Canada Shipping Act, 2001 (CSA 2001)
On July 1, 2007, the Canada Shipping Act, 2001 (CSA 2001) replaced the Canada Shipping Act (CSA) as the principal legislation governing safety in marine transportation and recreational boating, as well as protection of the marine environment. It applies to Canadian vessels operating in all waters and to all vessels operating in Canadian waters (from canoes and kayaks to cruise ships and tankers). The CSA 2001 promotes the sustainable growth of the marine shipping industry without compromising safety.
The CSA was one of Canada’s oldest pieces of legislation, and was based on the British Merchant Shipping Act of 1894. It had been amended many times over the years and had become difficult to use and in need of reform. The CSA 2001 represents a greatly updated and streamlined version of the old CSA, making it more user-friendly and much easier to reference and understand.
The reform of the Canada Shipping Act was initiated in 1997 and evolved on two tracks. The first track resulted in Bill C-15, which received Royal Assent in June 2001 and revised provisions dealing with ship ownership, registration, and mortgages. It also added a preamble to clarify the Act’s objectives and interpretation. The second track resulted in Bill C-14, which received Royal Assent on November 1, 2001 as the Canada Shipping Act, 2001.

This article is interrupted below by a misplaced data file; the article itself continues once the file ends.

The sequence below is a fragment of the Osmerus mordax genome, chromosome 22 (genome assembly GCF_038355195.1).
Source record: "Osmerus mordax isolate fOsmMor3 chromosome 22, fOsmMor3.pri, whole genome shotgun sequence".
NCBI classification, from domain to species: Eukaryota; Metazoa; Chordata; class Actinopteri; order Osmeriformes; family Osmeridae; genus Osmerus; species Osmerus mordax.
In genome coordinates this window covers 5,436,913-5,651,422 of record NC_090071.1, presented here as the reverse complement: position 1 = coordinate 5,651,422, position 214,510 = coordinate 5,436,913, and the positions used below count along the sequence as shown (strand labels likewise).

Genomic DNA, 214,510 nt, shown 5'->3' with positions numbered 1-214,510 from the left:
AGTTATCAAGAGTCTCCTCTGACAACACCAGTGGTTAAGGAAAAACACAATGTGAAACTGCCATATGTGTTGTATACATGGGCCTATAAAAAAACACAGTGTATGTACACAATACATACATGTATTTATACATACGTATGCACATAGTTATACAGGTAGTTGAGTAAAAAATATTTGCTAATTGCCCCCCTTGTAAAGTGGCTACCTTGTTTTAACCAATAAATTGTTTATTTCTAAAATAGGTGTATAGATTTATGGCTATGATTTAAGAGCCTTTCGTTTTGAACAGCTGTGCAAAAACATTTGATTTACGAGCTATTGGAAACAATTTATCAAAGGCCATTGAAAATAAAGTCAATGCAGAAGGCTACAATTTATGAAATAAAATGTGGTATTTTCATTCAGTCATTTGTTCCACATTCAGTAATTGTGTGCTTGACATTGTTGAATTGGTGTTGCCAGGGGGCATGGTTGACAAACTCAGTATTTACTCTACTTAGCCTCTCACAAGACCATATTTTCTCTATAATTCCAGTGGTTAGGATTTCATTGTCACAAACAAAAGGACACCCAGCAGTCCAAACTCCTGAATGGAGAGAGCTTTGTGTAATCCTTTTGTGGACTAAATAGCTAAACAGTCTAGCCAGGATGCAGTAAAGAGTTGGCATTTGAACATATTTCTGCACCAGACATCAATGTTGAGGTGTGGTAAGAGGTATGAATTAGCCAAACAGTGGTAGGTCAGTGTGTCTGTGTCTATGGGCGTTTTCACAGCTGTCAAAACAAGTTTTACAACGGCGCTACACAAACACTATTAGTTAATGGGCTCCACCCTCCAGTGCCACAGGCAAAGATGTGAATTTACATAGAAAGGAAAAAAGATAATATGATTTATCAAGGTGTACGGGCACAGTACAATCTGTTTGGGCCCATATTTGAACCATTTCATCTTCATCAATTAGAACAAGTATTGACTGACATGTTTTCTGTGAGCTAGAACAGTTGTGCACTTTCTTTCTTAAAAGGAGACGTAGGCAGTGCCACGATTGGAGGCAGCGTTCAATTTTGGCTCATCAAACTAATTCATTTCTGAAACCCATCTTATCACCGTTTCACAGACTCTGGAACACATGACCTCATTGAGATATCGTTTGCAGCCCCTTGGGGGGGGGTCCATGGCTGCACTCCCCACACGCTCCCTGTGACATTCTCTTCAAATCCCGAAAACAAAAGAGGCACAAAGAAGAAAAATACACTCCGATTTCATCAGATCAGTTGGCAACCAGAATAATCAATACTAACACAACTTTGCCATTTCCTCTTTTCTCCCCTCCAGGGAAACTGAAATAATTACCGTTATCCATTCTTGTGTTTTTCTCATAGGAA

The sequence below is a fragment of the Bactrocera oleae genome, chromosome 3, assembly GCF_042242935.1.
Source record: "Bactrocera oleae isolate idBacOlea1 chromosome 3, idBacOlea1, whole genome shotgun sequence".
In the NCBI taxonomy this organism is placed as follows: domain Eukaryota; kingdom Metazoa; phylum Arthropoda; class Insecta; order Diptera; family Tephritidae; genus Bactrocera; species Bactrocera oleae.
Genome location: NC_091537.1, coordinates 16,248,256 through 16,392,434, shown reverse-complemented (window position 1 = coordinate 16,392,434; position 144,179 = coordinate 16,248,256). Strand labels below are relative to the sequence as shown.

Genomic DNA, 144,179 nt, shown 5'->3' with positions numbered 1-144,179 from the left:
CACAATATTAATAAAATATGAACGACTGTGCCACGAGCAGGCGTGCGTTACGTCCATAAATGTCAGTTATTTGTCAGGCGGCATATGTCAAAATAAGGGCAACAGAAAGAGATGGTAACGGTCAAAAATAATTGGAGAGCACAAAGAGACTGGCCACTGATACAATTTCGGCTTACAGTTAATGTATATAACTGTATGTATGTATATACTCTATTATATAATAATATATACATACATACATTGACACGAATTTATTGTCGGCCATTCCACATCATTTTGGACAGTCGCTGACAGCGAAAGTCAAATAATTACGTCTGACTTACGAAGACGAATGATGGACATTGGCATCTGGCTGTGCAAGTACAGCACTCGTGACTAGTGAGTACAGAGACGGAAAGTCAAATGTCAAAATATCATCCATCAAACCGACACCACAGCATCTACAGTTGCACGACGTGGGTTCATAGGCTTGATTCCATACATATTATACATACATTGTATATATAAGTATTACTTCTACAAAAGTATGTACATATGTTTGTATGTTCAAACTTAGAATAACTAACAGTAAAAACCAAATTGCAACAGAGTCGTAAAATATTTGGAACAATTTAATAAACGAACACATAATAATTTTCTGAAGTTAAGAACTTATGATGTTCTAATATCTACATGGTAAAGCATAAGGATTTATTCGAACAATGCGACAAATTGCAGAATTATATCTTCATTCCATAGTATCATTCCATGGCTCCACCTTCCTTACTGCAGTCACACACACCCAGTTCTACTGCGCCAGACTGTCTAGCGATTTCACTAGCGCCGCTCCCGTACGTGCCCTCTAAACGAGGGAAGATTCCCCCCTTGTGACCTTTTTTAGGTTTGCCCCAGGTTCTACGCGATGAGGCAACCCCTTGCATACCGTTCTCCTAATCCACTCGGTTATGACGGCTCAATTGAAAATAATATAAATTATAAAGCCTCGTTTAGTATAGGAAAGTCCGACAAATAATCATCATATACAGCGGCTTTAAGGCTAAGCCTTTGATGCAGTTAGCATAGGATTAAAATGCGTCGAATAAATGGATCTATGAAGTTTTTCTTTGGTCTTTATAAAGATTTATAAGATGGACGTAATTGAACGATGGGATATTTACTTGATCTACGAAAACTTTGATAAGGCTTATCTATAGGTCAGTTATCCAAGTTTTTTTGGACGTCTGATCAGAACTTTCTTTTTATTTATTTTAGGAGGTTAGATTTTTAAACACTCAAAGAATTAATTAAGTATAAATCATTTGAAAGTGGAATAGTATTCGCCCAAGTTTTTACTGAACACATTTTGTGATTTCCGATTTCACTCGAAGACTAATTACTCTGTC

Following Royal Assent of the CSA 2001, a regulatory reform initiative was launched to develop the supporting regulations required to bring the new Act into force. The process involved extensive and thorough consultations with a wide range of marine stakeholders.
To view current and archived consultation documents, please follow this link.
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